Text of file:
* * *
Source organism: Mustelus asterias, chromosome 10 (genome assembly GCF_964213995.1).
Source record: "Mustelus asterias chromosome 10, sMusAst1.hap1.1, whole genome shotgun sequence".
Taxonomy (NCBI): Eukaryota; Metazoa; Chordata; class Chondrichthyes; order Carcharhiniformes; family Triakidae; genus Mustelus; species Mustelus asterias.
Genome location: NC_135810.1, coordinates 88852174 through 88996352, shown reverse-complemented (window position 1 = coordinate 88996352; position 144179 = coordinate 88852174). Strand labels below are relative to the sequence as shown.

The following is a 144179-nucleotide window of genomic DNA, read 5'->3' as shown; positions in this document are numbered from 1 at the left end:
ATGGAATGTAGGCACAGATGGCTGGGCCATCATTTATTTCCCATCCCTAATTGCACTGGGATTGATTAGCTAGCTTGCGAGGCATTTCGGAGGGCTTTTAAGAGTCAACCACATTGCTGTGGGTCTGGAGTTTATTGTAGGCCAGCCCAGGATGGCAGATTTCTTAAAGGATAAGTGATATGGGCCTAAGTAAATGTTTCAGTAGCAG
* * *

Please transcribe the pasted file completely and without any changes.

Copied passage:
Source organism: Mustelus asterias, chromosome 10 (genome assembly GCF_964213995.1).
Source record: "Mustelus asterias chromosome 10, sMusAst1.hap1.1, whole genome shotgun sequence".
Taxonomy (NCBI): Eukaryota; Metazoa; Chordata; class Chondrichthyes; order Carcharhiniformes; family Triakidae; genus Mustelus; species Mustelus asterias.
Genome location: NC_135810.1, coordinates 88852174 through 88996352, shown reverse-complemented (window position 1 = coordinate 88996352; position 144179 = coordinate 88852174). Strand labels below are relative to the sequence as shown.

The following is a 144179-nucleotide window of genomic DNA, read 5'->3' as shown; positions in this document are numbered from 1 at the left end:
ATGGAATGTAGGCACAGATGGCTGGGCCATCATTTATTTCCCATCCCTAATTGCACTGGGATTGATTAGCTAGCTTGCGAGGCATTTCGGAGGGCTTTTAAGAGTCAACCACATTGCTGTGGGTCTGGAGTTTATTGTAGGCCAGCCCAGGATGGCAGATTTCTTAAAGGATAAGTGATATGGGCCTAAGTAAATGTTTCAGTAGCAG